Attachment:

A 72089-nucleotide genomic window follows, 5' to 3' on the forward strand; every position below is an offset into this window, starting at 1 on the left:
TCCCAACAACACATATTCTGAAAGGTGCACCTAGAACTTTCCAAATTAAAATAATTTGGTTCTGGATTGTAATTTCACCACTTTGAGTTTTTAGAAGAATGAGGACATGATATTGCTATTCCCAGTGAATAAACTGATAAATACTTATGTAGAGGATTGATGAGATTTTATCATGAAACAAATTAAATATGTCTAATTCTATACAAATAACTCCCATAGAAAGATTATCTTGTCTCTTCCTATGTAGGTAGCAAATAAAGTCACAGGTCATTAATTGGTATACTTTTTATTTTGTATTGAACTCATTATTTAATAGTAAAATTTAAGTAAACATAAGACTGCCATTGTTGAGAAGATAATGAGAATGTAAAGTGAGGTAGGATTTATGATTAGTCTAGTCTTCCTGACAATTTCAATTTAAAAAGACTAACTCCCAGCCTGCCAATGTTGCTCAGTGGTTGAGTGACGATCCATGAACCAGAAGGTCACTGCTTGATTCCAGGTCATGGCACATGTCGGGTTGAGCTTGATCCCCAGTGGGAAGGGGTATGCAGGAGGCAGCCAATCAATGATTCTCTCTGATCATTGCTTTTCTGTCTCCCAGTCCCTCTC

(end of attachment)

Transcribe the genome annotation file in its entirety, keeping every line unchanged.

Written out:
A 72089-nucleotide genomic window follows, 5' to 3' on the forward strand; every position below is an offset into this window, starting at 1 on the left:
TCCCAACAACACATATTCTGAAAGGTGCACCTAGAACTTTCCAAATTAAAATAATTTGGTTCTGGATTGTAATTTCACCACTTTGAGTTTTTAGAAGAATGAGGACATGATATTGCTATTCCCAGTGAATAAACTGATAAATACTTATGTAGAGGATTGATGAGATTTTATCATGAAACAAATTAAATATGTCTAATTCTATACAAATAACTCCCATAGAAAGATTATCTTGTCTCTTCCTATGTAGGTAGCAAATAAAGTCACAGGTCATTAATTGGTATACTTTTTATTTTGTATTGAACTCATTATTTAATAGTAAAATTTAAGTAAACATAAGACTGCCATTGTTGAGAAGATAATGAGAATGTAAAGTGAGGTAGGATTTATGATTAGTCTAGTCTTCCTGACAATTTCAATTTAAAAAGACTAACTCCCAGCCTGCCAATGTTGCTCAGTGGTTGAGTGACGATCCATGAACCAGAAGGTCACTGCTTGATTCCAGGTCATGGCACATGTCGGGTTGAGCTTGATCCCCAGTGGGAAGGGGTATGCAGGAGGCAGCCAATCAATGATTCTCTCTGATCATTGCTTTTCTGTCTCCCAGTCCCTCTC